How to ApologizeA good brand is a promise kept. In an age where brands speak directly to their customers, transparency, authenticity, and honesty are essential. Nothing could have underscored this more clearly than the recent major missteps by two brands.

First to fall was Paula Deen. It hasn’t been a good couple of weeks for the culinary mogul from the South. In fact, it’s fair to say she’s found herself in one of the biggest public image meltdowns since Lance Armstrong’s recent dosing demise.

For those who haven’t kept up, here’s what happened: A former manager at Deen's restaurants in Savannah, Georgia, is suing her and her brother for sexual and racial harassment. Deen admitted to using racial slurs against black employees, and later posted two fumbling apology videos online.

The ugly elephant in the room, of course, is that Deen's hurtful and racist comments represent her personally held attitudes and beliefs. Her actions were inexcusable and warranted an apology. Many apologies. But let's take a look at what she actually said and, just as importantly, how she said it.

Here’s a version of one of the videos that can still be found on YouTube:

What’s wrong with this apology? In my view, simply everything. It’s overly scripted and edited, and yet still appears to be about her, not the impact of what she’s done. Her vague and emotionally distant language is devoid of heartfelt remorse or reflection.

DeenWalgreensAnd it appears I wasn’t alone in my reaction: Americans weren’t buying it, either. Soon parodies sprouted up online, and Paula’s own sponsors abandoned her. The Food Network dropped her show; Ballantine Books cancelled her upcoming cookbook (it was due in October); and Walmart, Target, Home Depot, QVC, and Novo Nordisk weren’t far behind in severing ties with her. Within one week her butter cookie had crumbled.

By contrast, let’s look at an apology done right. At nearly the same time as the Paula Deen blunder, Kickstarter found itself in its own compromising situation. A blog post skyrocketed on reddit, talking about a Kickstarter to fund a misogynistic, potentially violent guide to seducing women. Kickstarter identified it only two hours before the project funding window closed and failed to shut it down in time. It did, however, respond swiftly in words and actions.

They acknowledged they made a mistake and immediately enacted policies to prohibit similar kinds of content. Here’s an excerpt from their blog response (still prominently posted at the time of this publication), addressed to “Everybody” and entitled “We Were Wrong:”

“...Today Kickstarter will donate $25,000 to an anti-sexual violence organization called RAINN. It’s an excellent organization that combats exactly the sort of problems our inaction may have encouraged.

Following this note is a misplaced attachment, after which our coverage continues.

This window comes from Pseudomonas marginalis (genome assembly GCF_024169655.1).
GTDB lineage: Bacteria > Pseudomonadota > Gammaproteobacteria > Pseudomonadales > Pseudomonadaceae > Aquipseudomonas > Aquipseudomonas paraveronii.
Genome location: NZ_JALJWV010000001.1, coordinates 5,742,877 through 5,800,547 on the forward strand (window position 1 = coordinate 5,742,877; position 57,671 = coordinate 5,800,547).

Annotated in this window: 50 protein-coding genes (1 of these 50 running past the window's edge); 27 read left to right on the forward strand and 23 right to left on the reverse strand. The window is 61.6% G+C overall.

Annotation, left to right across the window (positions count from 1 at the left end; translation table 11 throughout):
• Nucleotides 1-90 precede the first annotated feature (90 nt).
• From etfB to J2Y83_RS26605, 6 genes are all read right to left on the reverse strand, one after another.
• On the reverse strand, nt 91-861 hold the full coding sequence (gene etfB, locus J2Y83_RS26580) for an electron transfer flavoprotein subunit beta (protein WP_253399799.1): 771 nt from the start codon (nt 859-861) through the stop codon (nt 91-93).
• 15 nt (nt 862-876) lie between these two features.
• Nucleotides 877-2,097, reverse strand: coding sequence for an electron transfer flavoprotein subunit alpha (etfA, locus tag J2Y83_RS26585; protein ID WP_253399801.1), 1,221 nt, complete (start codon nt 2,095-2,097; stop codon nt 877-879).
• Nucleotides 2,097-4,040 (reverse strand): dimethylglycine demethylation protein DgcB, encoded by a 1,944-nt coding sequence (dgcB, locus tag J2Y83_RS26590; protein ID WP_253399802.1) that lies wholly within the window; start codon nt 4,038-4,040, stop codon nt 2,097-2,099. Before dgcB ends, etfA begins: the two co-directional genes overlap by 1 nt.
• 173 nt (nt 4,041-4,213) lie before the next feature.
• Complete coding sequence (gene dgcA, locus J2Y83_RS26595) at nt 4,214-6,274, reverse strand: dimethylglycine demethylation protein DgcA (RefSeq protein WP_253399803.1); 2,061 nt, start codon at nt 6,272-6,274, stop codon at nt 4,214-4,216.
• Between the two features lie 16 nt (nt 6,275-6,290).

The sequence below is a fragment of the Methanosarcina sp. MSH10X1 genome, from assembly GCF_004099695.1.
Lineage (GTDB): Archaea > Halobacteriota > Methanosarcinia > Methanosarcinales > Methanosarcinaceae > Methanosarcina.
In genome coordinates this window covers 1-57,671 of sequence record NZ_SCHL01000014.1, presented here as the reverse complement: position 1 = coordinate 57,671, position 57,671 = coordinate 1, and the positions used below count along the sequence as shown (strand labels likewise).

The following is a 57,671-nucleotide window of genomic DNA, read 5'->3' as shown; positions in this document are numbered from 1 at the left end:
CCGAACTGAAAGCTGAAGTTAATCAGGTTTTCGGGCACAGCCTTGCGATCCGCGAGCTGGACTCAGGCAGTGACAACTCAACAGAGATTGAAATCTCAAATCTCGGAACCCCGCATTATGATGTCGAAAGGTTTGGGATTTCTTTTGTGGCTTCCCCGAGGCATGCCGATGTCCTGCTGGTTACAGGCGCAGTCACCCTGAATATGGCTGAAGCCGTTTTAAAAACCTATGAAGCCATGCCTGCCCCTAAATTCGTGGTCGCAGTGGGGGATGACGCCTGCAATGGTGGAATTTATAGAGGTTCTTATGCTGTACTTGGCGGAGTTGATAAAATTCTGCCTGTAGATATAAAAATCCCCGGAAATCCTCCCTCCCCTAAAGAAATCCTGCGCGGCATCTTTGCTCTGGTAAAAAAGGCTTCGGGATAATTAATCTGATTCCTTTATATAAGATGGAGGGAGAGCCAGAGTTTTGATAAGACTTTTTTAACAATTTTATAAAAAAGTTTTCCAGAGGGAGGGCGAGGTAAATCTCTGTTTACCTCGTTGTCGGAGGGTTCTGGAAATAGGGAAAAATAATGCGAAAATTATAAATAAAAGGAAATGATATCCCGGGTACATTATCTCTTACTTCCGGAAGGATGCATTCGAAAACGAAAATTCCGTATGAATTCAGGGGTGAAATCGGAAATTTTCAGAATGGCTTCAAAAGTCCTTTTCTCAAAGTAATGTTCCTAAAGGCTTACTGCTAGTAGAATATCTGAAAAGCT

We take our role as Kickstarter’s stewards very seriously. Kickstarter is one of the friendliest, most supportive places on the web and we’re committed to keeping it that way. We’re sorry for getting this so wrong.”

Today this post has more than 1,000 comments (overwhelmingly supportive and appreciative of this response), and 33,000 Facebook likes (compare this to their blog post the previous week, which had 5).

After this fallout, Ken Hoinsky, author of the offending project Above the Game, has offered to rewrite the book to ensure it’s free of sexually offensive language under the guidance and insight of Hoinsky wrote, “My name may have been martyred in the press, but I will be using this opportunity for good.”

Well done, Kickstarter. You have my support.

So, what can we take away from this?

1. An apology must be sincere. A message that is overly scripted, edited, and read from a teleprompter does not resonate with audiences. The most powerful apologies are written from the heart, not with publicists and legal teams in mind.

2. Back up your words. Kickstarter’s donation to RAINN doesn’t solve the problem, but it shows that they take it seriously and want to help those who may have been hurt or offended by their carelessness. When it comes to demonstrating integrity, actions do speak louder than words.

3. Use this as an opportunity for growth and improvement. This is particularly essential when a personal brand is at stake (like Paula Deen). Accepting responsibility and revealing real learning from a mistake ultimately makes it easier for the public to forgive you. People love a comeback when it feels earned. We’re all human, after all.

4. Social media is a powerful way to talk directly to your supporters, but it’s critical to get it right. Make sure you’re familiar with the various platforms and know how to use them in times of crisis. If you don’t, get an expert to help ensure you’re connecting with your audience with the right message, at the right time.

So where does Deen go from here? She could take a page from John Galliano's book. Like Deen, the fashion designer was the darling of his industry until he was caught on tape verbally abusing a stranger in a racist, drunken, anti-semitic rant. Christian Dior and his own eponymous label quickly fired him, and he was even detained by police. But within days of the incident he checked into rehab and his lawyers made known that he was taking all necessary steps to recover from his substance abuse problems and alcohol addiction. That was 2011. This past year, Galliano has taken steps to re-enter the fashion world, and fans seem ready to accept him back. It took two years, and a serious commitment on Galliano’s part to change his ways and his thinking. It’s possible for Deen to transcend this, too, if she shows the same kind of conviction of change and growth.

How I project manage remotely — tools, tips and a few lessons learned